Your time, that is. All too often, entrepreneurs think that ‘working on their social media’ means rabidly posting to Facebook, tweeting every hour and thinking of ways to create the Next Big Viral Video on YouTube.
— !! Loud Buzzer Noise !! —
Wrong! The most important thing you can do on social media is not to produce and publish. The most important thing you can do is to listen and respond.
A very interesting report by Sprout Social found that, on average, out of every six messages that customers post to a company’s social media…five of them go completely unanswered!
That’s like letting your customer service phone ring and ring and ring all day and only picking it up once every six times!
Don’t let that happen to you. Before you even start to think of ways to create some random infographic, comb through any @mentions or Facebook wall posts and make sure you are replying to them in a timely fashion.
4. Think ROI
While it’s true that most businesses these days should have some kind of social media presence, how much you should have is up to you. As with most business advice, a lot depends on what kind of company you are running.
If you have a product that is very photogenic (say, a fashion line) than having a strong Pinterest campaign could turn into some real dollars and cents.
But if you are a marketing consultant, maybe try to post less often but with more meat to places like LinkedIn Pulse or Google Plus.
Blindly chasing unprofitable traffic is a quick way to spend your days spinning your wheels with nothing to show for it.
5. Set Boundaries
The very nature of social media marketing makes it more likely that you will spend far too much time on it. Think about it – it’s got the word ‘social’ right in there!
As a small business owner, there are going to be days you’re going to feel a bit isolated. So you hop online and read some related blogs and comment on them, in an effort to get your name out there.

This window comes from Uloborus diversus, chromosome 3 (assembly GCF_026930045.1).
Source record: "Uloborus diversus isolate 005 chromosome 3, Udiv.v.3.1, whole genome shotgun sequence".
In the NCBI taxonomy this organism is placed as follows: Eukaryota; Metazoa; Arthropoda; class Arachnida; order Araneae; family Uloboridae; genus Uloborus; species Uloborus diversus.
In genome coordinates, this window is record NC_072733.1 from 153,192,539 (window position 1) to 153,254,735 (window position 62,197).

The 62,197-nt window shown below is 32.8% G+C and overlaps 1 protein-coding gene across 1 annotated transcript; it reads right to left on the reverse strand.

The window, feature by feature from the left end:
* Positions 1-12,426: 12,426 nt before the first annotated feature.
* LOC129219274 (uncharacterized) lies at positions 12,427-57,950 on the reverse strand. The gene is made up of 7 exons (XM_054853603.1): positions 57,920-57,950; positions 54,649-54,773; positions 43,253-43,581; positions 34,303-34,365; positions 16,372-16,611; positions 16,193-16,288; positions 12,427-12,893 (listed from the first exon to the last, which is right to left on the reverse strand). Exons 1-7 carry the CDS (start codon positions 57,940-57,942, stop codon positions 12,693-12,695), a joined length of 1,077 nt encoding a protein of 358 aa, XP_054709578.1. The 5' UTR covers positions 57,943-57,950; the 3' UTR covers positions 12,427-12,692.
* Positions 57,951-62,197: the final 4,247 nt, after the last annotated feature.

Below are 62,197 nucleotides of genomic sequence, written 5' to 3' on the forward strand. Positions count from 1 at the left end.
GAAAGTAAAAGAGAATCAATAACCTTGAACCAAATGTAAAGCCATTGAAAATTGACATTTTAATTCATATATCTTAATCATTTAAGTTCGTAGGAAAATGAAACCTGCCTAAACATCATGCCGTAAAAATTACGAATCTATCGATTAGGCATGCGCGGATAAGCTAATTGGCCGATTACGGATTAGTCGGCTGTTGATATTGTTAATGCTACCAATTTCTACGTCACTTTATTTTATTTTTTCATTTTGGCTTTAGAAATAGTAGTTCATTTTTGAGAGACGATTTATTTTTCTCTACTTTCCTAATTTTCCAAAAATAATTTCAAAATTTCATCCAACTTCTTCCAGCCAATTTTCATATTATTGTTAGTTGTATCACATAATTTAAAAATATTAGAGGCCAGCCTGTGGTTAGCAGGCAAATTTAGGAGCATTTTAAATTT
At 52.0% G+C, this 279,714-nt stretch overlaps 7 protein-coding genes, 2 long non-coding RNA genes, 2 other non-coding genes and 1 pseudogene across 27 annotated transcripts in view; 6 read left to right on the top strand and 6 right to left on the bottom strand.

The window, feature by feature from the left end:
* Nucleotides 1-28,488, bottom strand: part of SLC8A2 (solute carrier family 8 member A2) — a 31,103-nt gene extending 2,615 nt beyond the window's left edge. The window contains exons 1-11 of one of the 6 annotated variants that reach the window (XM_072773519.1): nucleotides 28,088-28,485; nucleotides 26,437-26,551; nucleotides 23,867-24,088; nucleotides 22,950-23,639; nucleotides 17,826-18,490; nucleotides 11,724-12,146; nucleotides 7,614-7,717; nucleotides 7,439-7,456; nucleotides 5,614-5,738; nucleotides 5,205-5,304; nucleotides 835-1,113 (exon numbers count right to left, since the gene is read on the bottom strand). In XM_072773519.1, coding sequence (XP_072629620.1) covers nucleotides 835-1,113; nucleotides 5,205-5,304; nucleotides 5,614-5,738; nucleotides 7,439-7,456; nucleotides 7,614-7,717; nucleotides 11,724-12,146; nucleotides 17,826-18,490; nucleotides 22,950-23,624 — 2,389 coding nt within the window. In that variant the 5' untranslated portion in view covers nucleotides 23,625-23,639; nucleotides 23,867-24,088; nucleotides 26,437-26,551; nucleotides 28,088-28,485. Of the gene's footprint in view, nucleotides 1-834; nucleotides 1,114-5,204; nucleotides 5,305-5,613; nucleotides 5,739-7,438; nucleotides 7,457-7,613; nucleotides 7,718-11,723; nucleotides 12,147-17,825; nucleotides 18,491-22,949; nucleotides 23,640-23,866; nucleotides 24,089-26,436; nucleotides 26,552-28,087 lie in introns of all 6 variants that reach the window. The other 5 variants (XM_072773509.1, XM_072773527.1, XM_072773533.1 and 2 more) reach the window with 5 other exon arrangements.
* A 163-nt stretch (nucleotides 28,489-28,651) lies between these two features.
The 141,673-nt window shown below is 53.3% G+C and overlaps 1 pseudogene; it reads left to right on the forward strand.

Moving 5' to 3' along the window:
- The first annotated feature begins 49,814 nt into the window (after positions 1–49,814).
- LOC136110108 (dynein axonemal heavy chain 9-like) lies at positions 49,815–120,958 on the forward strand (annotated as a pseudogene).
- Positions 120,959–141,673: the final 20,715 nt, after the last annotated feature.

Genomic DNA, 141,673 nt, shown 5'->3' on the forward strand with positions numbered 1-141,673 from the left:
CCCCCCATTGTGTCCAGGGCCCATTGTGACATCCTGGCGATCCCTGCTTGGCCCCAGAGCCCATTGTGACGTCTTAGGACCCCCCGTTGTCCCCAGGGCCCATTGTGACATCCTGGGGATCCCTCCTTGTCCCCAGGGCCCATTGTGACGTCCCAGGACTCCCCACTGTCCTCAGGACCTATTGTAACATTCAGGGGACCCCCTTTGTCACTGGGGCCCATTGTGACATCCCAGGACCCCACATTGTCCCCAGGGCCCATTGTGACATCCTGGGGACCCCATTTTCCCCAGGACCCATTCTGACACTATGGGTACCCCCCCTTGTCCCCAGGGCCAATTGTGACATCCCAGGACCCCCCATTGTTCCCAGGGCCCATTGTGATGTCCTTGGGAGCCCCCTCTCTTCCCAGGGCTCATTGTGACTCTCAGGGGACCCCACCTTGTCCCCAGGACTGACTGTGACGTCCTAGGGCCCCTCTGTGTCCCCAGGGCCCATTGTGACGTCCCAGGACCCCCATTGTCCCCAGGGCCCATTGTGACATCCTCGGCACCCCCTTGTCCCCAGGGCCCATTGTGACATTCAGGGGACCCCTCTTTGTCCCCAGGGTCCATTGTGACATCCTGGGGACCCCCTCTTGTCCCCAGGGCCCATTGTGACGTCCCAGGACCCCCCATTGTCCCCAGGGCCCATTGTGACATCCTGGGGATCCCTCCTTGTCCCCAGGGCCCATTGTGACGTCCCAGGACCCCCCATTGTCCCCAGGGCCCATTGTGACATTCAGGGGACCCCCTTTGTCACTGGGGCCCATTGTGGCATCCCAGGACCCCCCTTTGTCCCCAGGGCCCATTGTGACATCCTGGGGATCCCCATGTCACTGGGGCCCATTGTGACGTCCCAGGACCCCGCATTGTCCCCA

You follow a link from that blog to their Facebook page and find an interesting discussion about an industry trend. You comment, someone else replies and recommends that you watch this fascinating YouTube video on the topic.
The next thing you know 2 hours have gone by!
It’s perfectly natural. And perfectly dangerous. I mean, who wouldn’t rather chit chat on Facebook or make new Twitter connections than, say, analyze pricing spreadsheets?
Everyone would! But that doesn’t mean it’s the best use of your time.
Pick a day (or days) you are going to work on your social media. Set a time for 2-3 hours for you to set up and schedule your posts for the week.
Then once a day, maybe at the end of the day, check on all your social media presences to make sure you haven’t missed a customer comment or complaint.
Other than that, resist the temptation to ‘work’ on social media whenever you feel like it. Keep it to those pre-set times and your days will never feel “eaten up” again!
Where do you focus your social media efforts? What’s the biggest time suck? Any tips or tricks you can share? Tell us in the comments below.